Letter: Cancer viruses

Sir: Dr Milton Wainwright suggests (letter, 20 August) that government agencies and charities are misguided in directing research funding into viral infections as potential causes of cancer.

This policy is based on the facts that virus infections are known to account for about 15 per cent of all human cancers and that there are well-established mechanisms by which viruses cause cancer. The only link which has been convincingly demonstrated between bacterial infection and cancer is that between Helicobacter pylori and certain rare forms of stomach cancer. The mechanism is well understood and has no relation to the "pleomorphic bacteria" which Dr Wainwright proposes as significant human carcinogens.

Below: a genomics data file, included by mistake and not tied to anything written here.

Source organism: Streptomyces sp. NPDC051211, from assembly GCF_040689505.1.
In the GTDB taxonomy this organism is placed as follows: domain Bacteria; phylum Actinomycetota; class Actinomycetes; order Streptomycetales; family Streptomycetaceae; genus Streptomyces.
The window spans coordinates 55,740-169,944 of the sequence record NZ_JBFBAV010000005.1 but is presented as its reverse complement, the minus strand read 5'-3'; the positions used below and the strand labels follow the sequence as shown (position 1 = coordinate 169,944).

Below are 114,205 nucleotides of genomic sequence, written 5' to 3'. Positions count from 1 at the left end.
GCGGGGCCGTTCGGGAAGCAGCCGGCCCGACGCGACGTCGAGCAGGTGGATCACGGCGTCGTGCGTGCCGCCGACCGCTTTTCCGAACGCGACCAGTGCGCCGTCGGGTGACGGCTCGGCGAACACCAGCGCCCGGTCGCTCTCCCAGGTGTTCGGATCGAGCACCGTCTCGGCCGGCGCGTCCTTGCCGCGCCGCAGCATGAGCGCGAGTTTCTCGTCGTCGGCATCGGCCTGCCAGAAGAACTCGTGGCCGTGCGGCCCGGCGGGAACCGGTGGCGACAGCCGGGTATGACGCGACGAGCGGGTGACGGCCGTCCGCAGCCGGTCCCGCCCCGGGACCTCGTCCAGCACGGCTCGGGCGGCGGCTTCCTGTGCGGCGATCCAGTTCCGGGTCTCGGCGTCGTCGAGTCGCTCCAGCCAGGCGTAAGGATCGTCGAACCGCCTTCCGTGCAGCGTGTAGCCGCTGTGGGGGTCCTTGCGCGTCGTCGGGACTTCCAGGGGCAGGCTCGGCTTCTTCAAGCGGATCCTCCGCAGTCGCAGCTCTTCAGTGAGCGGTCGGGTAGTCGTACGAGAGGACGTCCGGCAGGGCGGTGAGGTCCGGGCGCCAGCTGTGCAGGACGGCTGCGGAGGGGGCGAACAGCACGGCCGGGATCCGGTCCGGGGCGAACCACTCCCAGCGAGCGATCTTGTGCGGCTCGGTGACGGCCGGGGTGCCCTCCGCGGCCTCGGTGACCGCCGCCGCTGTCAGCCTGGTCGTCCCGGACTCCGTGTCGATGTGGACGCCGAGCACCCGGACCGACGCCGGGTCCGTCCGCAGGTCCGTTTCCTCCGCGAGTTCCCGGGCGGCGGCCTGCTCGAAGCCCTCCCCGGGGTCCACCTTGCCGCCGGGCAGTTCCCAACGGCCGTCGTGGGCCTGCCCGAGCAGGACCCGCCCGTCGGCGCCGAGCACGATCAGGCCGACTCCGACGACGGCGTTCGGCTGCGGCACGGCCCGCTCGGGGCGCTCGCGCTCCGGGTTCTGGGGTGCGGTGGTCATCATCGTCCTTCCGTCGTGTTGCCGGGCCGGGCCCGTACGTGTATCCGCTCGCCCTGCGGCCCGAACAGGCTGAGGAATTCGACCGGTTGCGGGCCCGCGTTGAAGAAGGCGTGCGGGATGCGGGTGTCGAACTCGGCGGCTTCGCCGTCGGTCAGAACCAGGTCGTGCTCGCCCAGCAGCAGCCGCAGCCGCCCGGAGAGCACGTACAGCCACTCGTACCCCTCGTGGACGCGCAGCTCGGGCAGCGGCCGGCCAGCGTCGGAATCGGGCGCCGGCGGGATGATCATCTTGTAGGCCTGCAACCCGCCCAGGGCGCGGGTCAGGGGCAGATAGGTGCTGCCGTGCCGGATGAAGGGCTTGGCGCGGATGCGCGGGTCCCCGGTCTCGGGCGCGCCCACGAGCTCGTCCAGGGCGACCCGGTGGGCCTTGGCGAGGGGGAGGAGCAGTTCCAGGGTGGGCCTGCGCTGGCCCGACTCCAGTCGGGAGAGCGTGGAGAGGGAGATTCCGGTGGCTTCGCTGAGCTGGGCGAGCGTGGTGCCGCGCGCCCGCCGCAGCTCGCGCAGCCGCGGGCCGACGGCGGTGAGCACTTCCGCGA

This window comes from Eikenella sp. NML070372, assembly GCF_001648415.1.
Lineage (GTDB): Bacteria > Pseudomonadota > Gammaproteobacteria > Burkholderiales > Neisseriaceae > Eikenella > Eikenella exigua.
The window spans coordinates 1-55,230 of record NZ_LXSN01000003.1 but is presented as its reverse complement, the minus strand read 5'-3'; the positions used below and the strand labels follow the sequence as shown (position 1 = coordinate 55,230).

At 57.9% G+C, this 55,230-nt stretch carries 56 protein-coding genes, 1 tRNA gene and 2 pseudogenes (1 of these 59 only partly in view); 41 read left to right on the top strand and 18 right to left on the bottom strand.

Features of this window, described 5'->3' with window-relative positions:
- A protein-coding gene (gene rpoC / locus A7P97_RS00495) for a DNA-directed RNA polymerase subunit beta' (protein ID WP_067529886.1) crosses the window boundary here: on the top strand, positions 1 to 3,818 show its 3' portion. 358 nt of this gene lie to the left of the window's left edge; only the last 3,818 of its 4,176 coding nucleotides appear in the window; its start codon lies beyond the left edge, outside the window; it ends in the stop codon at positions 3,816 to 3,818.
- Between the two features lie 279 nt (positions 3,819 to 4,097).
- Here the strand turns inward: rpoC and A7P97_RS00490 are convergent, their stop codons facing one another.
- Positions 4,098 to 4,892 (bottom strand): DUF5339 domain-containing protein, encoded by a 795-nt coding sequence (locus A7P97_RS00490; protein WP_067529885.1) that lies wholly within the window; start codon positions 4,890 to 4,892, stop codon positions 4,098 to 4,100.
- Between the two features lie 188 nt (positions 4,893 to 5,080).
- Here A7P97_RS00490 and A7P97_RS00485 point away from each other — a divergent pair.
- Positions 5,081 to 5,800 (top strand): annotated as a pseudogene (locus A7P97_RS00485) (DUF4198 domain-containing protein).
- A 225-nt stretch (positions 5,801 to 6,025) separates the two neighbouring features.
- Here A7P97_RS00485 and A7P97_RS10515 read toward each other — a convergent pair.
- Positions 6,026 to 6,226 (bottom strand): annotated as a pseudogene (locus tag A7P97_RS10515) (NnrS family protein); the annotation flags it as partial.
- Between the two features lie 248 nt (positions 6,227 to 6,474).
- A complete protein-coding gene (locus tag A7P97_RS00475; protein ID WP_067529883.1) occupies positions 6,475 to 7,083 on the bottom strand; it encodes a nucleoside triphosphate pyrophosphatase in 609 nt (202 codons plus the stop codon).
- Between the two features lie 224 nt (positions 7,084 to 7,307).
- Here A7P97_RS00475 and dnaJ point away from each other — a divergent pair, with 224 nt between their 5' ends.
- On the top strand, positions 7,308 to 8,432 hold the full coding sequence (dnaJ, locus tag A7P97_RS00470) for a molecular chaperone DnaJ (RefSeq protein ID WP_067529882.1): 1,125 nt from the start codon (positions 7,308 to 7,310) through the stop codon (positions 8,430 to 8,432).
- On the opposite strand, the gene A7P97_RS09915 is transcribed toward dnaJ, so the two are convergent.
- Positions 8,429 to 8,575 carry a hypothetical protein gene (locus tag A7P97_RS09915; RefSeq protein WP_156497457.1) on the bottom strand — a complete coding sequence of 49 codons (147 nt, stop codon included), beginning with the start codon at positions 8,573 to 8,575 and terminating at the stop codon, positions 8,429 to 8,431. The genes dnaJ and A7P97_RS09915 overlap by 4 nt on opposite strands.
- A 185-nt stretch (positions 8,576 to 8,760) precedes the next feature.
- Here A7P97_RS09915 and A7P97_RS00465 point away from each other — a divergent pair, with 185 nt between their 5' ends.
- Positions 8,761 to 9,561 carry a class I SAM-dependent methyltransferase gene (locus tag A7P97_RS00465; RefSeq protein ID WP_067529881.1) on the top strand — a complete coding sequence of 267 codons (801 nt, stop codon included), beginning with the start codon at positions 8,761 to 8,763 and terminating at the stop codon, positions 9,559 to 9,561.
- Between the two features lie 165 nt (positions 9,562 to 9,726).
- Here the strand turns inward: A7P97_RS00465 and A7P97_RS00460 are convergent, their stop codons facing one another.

A five-year national study into the causes of childhood cancer has just been completed and the results will soon be reported. This study, funded by a consortium of cancer charities, including the Leukaemia Research Fund, is investigating, among other possible causes, the significance of infections of all types. It is inaccurate to suggest that research into possible infectious mechanisms is confined to viruses alone.


Clinical Information Officer

Leukaemia Research Fund

London WC1